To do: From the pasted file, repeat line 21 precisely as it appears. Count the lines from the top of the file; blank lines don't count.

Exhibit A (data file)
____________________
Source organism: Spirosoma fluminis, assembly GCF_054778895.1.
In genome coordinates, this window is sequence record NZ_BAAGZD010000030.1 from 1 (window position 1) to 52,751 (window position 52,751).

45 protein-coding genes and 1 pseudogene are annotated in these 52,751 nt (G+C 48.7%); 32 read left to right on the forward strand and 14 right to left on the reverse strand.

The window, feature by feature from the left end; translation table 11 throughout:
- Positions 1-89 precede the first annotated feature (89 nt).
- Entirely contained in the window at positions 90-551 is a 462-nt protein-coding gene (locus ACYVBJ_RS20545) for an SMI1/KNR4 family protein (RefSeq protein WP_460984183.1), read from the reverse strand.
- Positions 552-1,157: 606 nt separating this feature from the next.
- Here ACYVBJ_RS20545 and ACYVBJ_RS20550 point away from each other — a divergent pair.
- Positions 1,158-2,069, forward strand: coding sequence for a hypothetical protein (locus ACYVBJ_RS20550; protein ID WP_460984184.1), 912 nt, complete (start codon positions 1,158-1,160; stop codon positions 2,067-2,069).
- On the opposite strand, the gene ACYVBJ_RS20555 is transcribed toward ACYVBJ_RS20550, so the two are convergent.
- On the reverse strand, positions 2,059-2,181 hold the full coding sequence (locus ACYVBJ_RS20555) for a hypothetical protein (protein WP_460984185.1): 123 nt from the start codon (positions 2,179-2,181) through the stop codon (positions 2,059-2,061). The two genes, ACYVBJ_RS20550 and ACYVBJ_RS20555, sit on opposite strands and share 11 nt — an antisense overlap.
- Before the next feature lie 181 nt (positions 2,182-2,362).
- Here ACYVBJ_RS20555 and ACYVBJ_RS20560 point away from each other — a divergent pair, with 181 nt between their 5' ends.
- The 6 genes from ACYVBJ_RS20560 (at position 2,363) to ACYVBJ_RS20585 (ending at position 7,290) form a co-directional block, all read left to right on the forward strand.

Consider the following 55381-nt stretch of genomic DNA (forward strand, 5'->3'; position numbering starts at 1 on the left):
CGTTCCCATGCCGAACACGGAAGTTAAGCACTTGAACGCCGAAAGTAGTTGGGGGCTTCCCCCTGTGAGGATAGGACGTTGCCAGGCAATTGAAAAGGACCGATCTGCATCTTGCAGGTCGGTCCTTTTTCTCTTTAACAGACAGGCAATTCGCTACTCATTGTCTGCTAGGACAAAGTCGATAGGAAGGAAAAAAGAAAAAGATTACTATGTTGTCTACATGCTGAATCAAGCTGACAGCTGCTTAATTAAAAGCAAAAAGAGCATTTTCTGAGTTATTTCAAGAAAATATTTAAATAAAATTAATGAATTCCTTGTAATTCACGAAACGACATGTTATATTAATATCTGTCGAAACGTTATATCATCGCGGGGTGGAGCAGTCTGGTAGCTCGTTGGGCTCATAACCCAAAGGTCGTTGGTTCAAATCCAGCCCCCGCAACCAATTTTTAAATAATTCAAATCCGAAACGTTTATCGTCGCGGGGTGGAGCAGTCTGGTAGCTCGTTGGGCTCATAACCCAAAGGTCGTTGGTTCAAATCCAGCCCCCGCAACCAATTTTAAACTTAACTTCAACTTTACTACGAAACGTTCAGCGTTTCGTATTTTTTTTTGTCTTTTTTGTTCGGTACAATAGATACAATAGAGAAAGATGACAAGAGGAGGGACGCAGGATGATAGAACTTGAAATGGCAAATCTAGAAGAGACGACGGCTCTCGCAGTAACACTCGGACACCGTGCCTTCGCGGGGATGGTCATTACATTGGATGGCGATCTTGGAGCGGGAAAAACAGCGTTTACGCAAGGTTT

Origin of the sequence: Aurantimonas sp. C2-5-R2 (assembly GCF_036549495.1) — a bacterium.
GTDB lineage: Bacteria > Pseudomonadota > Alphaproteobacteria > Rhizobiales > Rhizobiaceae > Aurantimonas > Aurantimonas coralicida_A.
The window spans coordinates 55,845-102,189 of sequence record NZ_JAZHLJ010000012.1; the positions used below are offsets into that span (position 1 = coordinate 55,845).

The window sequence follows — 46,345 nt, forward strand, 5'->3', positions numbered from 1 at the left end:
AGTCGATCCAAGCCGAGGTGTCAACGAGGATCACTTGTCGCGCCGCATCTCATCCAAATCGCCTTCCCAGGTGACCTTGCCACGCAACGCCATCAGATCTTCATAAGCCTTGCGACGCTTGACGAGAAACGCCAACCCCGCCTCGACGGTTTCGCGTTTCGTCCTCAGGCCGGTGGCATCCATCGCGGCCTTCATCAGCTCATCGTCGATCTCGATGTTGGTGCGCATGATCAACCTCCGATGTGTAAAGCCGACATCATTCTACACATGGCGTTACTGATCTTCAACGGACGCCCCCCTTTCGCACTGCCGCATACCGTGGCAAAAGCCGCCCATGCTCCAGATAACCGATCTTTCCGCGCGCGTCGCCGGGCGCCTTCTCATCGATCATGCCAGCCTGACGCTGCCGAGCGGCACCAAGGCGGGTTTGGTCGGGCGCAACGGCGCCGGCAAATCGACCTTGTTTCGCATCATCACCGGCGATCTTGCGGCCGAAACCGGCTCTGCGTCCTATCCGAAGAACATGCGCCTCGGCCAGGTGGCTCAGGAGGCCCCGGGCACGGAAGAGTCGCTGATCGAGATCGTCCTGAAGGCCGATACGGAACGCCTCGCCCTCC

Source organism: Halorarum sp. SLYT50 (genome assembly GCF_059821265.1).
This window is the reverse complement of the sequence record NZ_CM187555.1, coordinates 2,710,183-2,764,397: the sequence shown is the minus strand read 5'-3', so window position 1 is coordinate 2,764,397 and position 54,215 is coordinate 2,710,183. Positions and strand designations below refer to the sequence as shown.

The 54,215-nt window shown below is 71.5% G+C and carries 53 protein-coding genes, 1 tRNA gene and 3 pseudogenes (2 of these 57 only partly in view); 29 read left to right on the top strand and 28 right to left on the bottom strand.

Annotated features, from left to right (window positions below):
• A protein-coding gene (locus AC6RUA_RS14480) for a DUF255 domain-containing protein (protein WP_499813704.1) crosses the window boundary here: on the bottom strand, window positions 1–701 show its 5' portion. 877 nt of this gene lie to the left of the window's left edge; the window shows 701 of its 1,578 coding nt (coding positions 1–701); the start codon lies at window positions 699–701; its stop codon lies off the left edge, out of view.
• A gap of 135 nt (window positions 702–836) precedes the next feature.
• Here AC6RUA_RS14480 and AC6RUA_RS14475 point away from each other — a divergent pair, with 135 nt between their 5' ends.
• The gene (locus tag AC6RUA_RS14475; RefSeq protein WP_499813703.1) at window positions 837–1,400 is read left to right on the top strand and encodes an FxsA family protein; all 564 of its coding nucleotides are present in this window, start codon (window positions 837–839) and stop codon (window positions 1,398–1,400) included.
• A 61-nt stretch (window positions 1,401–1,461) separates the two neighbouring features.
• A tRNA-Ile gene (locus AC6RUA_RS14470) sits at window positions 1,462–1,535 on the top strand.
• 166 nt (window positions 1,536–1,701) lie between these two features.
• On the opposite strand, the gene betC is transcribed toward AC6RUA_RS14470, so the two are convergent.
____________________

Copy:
AGTCGATCCAAGCCGAGGTGTCAACGAGGATCACTTGTCGCGCCGCATCTCATCCAAATCGCCTTCCCAGGTGACCTTGCCACGCAACGCCATCAGATCTTCATAAGCCTTGCGACGCTTGACGAGAAACGCCAACCCCGCCTCGACGGTTTCGCGTTTCGTCCTCAGGCCGGTGGCATCCATCGCGGCCTTCATCAGCTCATCGTCGATCTCGATGTTGGTGCGCATGATCAACCTCCGATGTGTAAAGCCGACATCATTCTACACATGGCGTTACTGATCTTCAACGGACGCCCCCCTTTCGCACTGCCGCATACCGTGGCAAAAGCCGCCCATGCTCCAGATAACCGATCTTTCCGCGCGCGTCGCCGGGCGCCTTCTCATCGATCATGCCAGCCTGACGCTGCCGAGCGGCACCAAGGCGGGTTTGGTCGGGCGCAACGGCGCCGGCAAATCGACCTTGTTTCGCATCATCACCGGCGATCTTGCGGCCGAAACCGGCTCTGCGTCCTATCCGAAGAACATGCGCCTCGGCCAGGTGGCTCAGGAGGCCCCGGGCACGGAAGAGTCGCTGATCGAGATCGTCCTGAAGGCCGATACGGAACGCCTCGCCCTCC